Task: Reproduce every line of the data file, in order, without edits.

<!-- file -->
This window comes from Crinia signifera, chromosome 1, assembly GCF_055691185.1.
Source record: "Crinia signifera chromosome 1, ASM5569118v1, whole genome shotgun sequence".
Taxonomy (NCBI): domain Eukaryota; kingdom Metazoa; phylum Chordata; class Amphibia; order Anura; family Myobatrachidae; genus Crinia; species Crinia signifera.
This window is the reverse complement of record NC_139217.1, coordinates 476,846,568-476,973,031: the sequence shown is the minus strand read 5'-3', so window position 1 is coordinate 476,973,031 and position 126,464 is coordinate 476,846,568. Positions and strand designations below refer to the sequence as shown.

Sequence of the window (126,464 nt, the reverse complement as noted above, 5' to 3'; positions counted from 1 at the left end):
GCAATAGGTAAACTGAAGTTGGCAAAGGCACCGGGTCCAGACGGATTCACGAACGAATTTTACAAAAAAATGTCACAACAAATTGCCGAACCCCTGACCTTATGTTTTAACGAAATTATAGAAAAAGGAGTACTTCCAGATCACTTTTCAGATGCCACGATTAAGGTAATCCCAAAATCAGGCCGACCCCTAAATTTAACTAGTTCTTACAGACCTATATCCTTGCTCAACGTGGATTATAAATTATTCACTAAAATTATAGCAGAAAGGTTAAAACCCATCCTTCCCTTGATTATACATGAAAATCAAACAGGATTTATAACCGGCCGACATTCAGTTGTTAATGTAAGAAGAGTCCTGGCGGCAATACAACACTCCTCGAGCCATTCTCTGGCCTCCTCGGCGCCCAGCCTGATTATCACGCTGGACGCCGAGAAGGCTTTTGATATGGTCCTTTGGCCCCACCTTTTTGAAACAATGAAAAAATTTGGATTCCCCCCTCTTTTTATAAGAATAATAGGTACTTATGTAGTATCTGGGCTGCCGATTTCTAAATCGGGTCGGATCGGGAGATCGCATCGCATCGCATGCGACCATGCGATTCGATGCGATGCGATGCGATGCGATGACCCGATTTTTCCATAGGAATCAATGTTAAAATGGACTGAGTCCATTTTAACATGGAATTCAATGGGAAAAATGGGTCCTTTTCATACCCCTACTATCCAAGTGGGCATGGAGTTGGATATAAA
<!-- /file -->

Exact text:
This window comes from Crinia signifera, chromosome 1, assembly GCF_055691185.1.
Source record: "Crinia signifera chromosome 1, ASM5569118v1, whole genome shotgun sequence".
Taxonomy (NCBI): domain Eukaryota; kingdom Metazoa; phylum Chordata; class Amphibia; order Anura; family Myobatrachidae; genus Crinia; species Crinia signifera.
This window is the reverse complement of record NC_139217.1, coordinates 476,846,568-476,973,031: the sequence shown is the minus strand read 5'-3', so window position 1 is coordinate 476,973,031 and position 126,464 is coordinate 476,846,568. Positions and strand designations below refer to the sequence as shown.

Sequence of the window (126,464 nt, the reverse complement as noted above, 5' to 3'; positions counted from 1 at the left end):
GCAATAGGTAAACTGAAGTTGGCAAAGGCACCGGGTCCAGACGGATTCACGAACGAATTTTACAAAAAAATGTCACAACAAATTGCCGAACCCCTGACCTTATGTTTTAACGAAATTATAGAAAAAGGAGTACTTCCAGATCACTTTTCAGATGCCACGATTAAGGTAATCCCAAAATCAGGCCGACCCCTAAATTTAACTAGTTCTTACAGACCTATATCCTTGCTCAACGTGGATTATAAATTATTCACTAAAATTATAGCAGAAAGGTTAAAACCCATCCTTCCCTTGATTATACATGAAAATCAAACAGGATTTATAACCGGCCGACATTCAGTTGTTAATGTAAGAAGAGTCCTGGCGGCAATACAACACTCCTCGAGCCATTCTCTGGCCTCCTCGGCGCCCAGCCTGATTATCACGCTGGACGCCGAGAAGGCTTTTGATATGGTCCTTTGGCCCCACCTTTTTGAAACAATGAAAAAATTTGGATTCCCCCCTCTTTTTATAAGAATAATAGGTACTTATGTAGTATCTGGGCTGCCGATTTCTAAATCGGGTCGGATCGGGAGATCGCATCGCATCGCATGCGACCATGCGATTCGATGCGATGCGATGCGATGCGATGACCCGATTTTTCCATAGGAATCAATGTTAAAATGGACTGAGTCCATTTTAACATGGAATTCAATGGGAAAAATGGGTCCTTTTCATACCCCTACTATCCAAGTGGGCATGGAGTTGGATATAAA